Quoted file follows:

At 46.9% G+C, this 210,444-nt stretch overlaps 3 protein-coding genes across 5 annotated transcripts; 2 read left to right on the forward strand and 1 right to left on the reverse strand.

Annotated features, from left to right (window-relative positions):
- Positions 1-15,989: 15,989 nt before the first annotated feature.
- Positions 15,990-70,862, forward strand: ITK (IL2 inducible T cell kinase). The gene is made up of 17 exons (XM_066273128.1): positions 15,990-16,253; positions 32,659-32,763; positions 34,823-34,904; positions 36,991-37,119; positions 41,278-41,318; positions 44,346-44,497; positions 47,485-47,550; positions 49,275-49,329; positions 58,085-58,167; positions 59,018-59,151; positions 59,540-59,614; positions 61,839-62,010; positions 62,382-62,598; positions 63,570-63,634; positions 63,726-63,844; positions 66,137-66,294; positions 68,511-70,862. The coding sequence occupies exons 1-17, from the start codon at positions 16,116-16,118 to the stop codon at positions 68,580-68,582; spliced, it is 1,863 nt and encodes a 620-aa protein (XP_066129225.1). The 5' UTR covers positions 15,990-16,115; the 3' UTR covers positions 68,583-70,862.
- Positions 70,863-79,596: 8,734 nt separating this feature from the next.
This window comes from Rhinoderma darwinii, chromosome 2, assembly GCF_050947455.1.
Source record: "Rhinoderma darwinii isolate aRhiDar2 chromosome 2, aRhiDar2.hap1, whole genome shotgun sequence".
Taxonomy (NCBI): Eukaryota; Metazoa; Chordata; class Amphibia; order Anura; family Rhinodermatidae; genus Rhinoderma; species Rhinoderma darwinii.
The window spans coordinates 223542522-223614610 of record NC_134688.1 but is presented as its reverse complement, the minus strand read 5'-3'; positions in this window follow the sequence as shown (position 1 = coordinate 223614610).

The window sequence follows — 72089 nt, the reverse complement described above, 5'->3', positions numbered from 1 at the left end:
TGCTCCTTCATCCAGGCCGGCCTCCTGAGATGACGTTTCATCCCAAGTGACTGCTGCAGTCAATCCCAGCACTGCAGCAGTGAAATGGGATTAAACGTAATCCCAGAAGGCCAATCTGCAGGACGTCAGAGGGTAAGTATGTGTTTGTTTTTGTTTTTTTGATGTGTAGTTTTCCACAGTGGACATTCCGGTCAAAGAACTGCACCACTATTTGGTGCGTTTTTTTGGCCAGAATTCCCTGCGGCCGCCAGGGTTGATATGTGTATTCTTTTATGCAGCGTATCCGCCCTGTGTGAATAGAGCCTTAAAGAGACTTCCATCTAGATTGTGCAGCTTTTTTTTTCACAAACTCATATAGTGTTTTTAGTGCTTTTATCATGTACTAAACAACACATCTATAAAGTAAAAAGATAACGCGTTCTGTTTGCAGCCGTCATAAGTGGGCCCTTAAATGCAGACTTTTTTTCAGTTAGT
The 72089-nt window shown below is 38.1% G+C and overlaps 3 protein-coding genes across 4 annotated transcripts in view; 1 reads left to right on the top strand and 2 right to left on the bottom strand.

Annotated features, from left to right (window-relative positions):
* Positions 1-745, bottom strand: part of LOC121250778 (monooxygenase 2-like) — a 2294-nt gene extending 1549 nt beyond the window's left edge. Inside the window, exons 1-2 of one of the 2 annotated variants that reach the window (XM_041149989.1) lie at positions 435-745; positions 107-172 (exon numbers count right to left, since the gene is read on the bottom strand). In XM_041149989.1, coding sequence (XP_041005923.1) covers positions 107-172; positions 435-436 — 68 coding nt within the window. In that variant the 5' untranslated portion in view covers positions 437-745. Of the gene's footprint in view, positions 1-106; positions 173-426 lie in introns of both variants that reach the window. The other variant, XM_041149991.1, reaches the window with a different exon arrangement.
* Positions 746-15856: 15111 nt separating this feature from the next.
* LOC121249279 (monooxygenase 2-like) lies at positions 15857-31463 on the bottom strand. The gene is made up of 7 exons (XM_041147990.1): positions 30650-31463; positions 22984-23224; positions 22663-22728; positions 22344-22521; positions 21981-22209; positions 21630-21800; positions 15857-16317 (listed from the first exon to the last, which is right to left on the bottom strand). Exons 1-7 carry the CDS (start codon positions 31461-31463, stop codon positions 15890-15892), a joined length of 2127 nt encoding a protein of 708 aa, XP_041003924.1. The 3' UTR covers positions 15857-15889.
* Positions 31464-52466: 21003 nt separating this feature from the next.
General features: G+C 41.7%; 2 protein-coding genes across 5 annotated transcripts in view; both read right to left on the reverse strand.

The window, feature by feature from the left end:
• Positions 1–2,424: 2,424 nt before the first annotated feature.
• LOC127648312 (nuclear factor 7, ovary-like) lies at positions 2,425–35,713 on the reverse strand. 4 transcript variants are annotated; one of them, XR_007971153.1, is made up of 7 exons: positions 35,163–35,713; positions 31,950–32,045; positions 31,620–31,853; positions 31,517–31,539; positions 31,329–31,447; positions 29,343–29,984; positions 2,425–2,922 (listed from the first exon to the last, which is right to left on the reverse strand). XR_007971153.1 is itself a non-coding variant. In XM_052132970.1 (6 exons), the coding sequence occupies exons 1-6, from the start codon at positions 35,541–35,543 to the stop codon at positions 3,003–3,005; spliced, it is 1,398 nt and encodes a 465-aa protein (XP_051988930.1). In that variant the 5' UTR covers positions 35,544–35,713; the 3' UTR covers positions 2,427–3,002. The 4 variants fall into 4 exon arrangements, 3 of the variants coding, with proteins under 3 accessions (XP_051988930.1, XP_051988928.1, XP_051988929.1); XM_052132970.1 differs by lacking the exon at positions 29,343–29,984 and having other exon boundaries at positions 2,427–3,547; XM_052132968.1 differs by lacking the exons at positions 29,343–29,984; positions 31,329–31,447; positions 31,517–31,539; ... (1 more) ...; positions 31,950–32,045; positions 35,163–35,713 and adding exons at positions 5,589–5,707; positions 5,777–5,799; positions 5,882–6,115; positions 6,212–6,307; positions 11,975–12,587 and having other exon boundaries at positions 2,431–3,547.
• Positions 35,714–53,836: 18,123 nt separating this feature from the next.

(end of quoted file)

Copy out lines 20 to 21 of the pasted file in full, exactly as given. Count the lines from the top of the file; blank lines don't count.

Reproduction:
• Positions 1–2,424: 2,424 nt before the first annotated feature.
• LOC127648312 (nuclear factor 7, ovary-like) lies at positions 2,425–35,713 on the reverse strand. 4 transcript variants are annotated; one of them, XR_007971153.1, is made up of 7 exons: positions 35,163–35,713; positions 31,950–32,045; positions 31,620–31,853; positions 31,517–31,539; positions 31,329–31,447; positions 29,343–29,984; positions 2,425–2,922 (listed from the first exon to the last, which is right to left on the reverse strand). XR_007971153.1 is itself a non-coding variant. In XM_052132970.1 (6 exons), the coding sequence occupies exons 1-6, from the start codon at positions 35,541–35,543 to the stop codon at positions 3,003–3,005; spliced, it is 1,398 nt and encodes a 465-aa protein (XP_051988930.1). In that variant the 5' UTR covers positions 35,544–35,713; the 3' UTR covers positions 2,427–3,002. The 4 variants fall into 4 exon arrangements, 3 of the variants coding, with proteins under 3 accessions (XP_051988930.1, XP_051988928.1, XP_051988929.1); XM_052132970.1 differs by lacking the exon at positions 29,343–29,984 and having other exon boundaries at positions 2,427–3,547; XM_052132968.1 differs by lacking the exons at positions 29,343–29,984; positions 31,329–31,447; positions 31,517–31,539; ... (1 more) ...; positions 31,950–32,045; positions 35,163–35,713 and adding exons at positions 5,589–5,707; positions 5,777–5,799; positions 5,882–6,115; positions 6,212–6,307; positions 11,975–12,587 and having other exon boundaries at positions 2,431–3,547.